Pathways Forward to Decolonizing Music Therapy

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Sue Baines

Participants will learn about the role of colonization in music therapy through a Canadian lens. A historical perspective will be provided. Participants will work through a reflective process to open their awareness of their personal understanding of colonialism and to acquire a deeper understanding of steps forward in the process of decolonizing our work. Specific materials will be shared for participants to use in their own practice and research.

Presentation Description:

Participants will listen to lecture and view videos on aspects of colonialism in Canada. Participants will reflect on a set of guiding questions to broaden their understanding of their personal awareness of how colonialism is at work in their lives and music therapy practice. The concept of privilege will be deconstructed through this group process designed to increase sensitivity to inclusivity, parity, and equity. The true story of the relationship between Indigenous people in the modern country Canada and the government of Canada will be presented. Participants will have the opportunity to broaden their awareness of the negative impact of colonialism including racism, sexism, gender violence, and other topics that may arise. Participants will be offered materials to use in their music therapy practices and resources for further learning.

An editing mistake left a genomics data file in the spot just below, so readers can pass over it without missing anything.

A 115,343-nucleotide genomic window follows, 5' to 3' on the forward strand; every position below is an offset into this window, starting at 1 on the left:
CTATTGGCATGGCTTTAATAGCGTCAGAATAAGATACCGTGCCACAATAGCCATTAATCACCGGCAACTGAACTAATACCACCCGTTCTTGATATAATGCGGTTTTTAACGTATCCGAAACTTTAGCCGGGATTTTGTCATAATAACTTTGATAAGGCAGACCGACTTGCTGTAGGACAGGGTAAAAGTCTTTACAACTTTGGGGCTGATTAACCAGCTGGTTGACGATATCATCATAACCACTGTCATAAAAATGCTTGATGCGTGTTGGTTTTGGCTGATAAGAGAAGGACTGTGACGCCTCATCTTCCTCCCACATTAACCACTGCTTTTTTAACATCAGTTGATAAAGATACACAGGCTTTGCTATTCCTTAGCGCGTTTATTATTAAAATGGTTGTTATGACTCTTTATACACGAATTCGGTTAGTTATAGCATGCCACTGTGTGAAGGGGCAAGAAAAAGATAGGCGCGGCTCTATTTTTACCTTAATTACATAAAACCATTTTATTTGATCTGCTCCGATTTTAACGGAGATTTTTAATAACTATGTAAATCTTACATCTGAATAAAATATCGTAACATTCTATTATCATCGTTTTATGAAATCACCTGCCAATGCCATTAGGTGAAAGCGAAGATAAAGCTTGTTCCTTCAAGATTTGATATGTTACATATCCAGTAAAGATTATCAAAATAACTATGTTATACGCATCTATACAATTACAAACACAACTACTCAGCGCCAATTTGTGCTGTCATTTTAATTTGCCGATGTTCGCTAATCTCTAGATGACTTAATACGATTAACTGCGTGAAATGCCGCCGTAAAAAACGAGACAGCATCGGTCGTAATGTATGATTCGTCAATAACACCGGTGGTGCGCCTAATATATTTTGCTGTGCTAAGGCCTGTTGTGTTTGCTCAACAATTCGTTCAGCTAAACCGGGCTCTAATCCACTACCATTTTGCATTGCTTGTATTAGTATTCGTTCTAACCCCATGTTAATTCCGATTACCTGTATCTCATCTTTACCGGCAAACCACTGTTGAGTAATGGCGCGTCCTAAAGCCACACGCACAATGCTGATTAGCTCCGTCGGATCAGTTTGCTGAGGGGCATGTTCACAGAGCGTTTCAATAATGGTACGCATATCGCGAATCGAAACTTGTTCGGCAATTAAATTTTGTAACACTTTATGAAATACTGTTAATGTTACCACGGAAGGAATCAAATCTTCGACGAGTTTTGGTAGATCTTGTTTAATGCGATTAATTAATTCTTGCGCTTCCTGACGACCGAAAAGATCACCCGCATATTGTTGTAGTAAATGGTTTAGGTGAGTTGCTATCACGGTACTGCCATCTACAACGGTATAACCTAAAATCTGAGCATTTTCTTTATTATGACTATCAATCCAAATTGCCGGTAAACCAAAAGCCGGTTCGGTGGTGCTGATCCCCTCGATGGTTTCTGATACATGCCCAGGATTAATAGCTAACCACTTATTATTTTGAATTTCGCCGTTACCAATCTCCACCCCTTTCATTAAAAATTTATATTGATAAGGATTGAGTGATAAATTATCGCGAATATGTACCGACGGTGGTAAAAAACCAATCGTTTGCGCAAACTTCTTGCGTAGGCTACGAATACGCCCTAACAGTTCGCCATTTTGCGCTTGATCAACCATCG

Learner Objectives:

  • Evaluate the appropriateness of a referral for music therapy services. (CBMT Domain A3)
  • Obtain client information from available resources (e.g., client, caregiver, documentation, family members, medical and other professionals, treatment team members). (CBMT Domain B2)
  • Create an assessment environment or space conducive to the assessment protocol and/or client’s needs. (CBMT Domain B11)


Target Audience:

Students, Entry-level professionals, Experienced professionals

Presenter Biographies:

Sue Baines, PhD, MTA, Fellow of the Association for Music and Imagery, researches anti-oppressive practices in music therapy. She teaches in the Music Therapy program at Capilano University and practices in long-term care. She is editor-in-chief of the Canadian Journal of Music Therapy and has multiple publications in music therapy and social justice.

Sherryl Sewepagaham, BMT, BEd, is of Cree-Dene ancestry and is an Indigenous music therapist at the Royal Alexandra Hospital in Edmonton. Her music therapy program focuses on Indigenous patients in palliative and geriatric care. She is an award winning professional musician and music educator.